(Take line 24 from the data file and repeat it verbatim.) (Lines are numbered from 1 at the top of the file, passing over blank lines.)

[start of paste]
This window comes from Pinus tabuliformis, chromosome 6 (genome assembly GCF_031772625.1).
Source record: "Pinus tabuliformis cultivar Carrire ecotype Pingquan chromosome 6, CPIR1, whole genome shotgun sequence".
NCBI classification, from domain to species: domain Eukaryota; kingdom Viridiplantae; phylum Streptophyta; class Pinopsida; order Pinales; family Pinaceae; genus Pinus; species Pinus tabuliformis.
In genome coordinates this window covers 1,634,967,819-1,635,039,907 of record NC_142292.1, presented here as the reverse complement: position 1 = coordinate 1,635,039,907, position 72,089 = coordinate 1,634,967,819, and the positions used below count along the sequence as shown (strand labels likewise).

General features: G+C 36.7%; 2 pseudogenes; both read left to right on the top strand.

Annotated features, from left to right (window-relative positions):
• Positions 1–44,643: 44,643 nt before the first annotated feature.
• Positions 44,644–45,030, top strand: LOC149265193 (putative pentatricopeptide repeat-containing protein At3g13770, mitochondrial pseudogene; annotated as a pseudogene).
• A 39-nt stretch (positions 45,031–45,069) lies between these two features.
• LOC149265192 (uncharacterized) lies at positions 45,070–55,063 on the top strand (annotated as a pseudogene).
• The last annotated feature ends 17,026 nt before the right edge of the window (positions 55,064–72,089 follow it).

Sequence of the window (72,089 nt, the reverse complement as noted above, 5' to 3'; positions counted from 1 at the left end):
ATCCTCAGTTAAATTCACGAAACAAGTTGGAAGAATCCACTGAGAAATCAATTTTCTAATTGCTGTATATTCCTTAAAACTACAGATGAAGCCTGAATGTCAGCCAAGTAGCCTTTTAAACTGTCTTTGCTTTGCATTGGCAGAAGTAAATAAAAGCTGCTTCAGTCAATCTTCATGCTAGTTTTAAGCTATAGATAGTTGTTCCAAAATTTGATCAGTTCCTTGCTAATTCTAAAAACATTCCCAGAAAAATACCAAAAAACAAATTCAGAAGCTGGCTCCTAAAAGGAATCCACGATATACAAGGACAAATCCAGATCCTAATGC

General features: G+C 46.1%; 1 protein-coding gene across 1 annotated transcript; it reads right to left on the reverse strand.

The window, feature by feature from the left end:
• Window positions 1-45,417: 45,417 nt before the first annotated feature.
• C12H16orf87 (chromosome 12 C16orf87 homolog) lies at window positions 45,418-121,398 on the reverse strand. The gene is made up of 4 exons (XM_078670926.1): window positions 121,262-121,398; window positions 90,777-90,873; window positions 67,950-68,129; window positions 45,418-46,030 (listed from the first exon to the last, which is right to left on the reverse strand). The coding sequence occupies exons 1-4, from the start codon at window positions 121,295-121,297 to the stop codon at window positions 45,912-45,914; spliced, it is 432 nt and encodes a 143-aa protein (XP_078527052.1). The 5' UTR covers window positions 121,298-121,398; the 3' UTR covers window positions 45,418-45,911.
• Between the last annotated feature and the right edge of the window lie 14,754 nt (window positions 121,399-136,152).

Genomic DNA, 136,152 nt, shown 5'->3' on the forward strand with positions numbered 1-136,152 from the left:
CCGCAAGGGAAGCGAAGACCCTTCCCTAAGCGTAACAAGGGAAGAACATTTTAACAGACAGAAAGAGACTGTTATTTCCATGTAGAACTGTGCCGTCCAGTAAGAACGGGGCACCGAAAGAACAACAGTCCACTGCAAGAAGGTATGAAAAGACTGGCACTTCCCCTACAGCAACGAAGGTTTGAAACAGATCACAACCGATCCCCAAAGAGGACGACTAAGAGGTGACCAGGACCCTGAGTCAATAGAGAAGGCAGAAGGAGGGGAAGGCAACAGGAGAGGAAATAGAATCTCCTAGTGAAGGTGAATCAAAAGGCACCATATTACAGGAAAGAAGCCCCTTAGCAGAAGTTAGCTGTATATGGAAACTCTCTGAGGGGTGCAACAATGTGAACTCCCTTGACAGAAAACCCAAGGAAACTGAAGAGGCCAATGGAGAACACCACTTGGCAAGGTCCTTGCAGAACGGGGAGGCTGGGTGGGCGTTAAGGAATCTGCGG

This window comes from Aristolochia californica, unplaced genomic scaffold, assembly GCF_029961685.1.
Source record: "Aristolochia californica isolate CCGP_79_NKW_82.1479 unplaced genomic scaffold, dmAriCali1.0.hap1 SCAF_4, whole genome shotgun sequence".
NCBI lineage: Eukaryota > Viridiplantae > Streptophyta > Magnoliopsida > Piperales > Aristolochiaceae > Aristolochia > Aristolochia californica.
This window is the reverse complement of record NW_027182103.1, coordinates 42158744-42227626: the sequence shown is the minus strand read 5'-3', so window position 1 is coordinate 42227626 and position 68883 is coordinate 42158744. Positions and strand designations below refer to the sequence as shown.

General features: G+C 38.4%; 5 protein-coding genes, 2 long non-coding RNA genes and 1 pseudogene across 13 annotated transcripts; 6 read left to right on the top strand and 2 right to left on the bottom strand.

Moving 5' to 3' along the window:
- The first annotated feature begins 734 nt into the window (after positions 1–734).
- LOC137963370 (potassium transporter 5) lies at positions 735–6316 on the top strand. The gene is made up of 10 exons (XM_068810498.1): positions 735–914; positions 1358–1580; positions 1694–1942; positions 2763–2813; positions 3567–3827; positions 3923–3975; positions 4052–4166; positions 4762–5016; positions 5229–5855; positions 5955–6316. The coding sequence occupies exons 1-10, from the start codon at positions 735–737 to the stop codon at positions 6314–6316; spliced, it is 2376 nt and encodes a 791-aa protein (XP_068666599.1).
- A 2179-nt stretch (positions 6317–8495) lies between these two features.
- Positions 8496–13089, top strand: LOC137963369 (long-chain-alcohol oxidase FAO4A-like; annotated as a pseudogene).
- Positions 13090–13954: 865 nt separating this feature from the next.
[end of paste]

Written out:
This window is the reverse complement of record NW_027182103.1, coordinates 42158744-42227626: the sequence shown is the minus strand read 5'-3', so window position 1 is coordinate 42227626 and position 68883 is coordinate 42158744. Positions and strand designations below refer to the sequence as shown.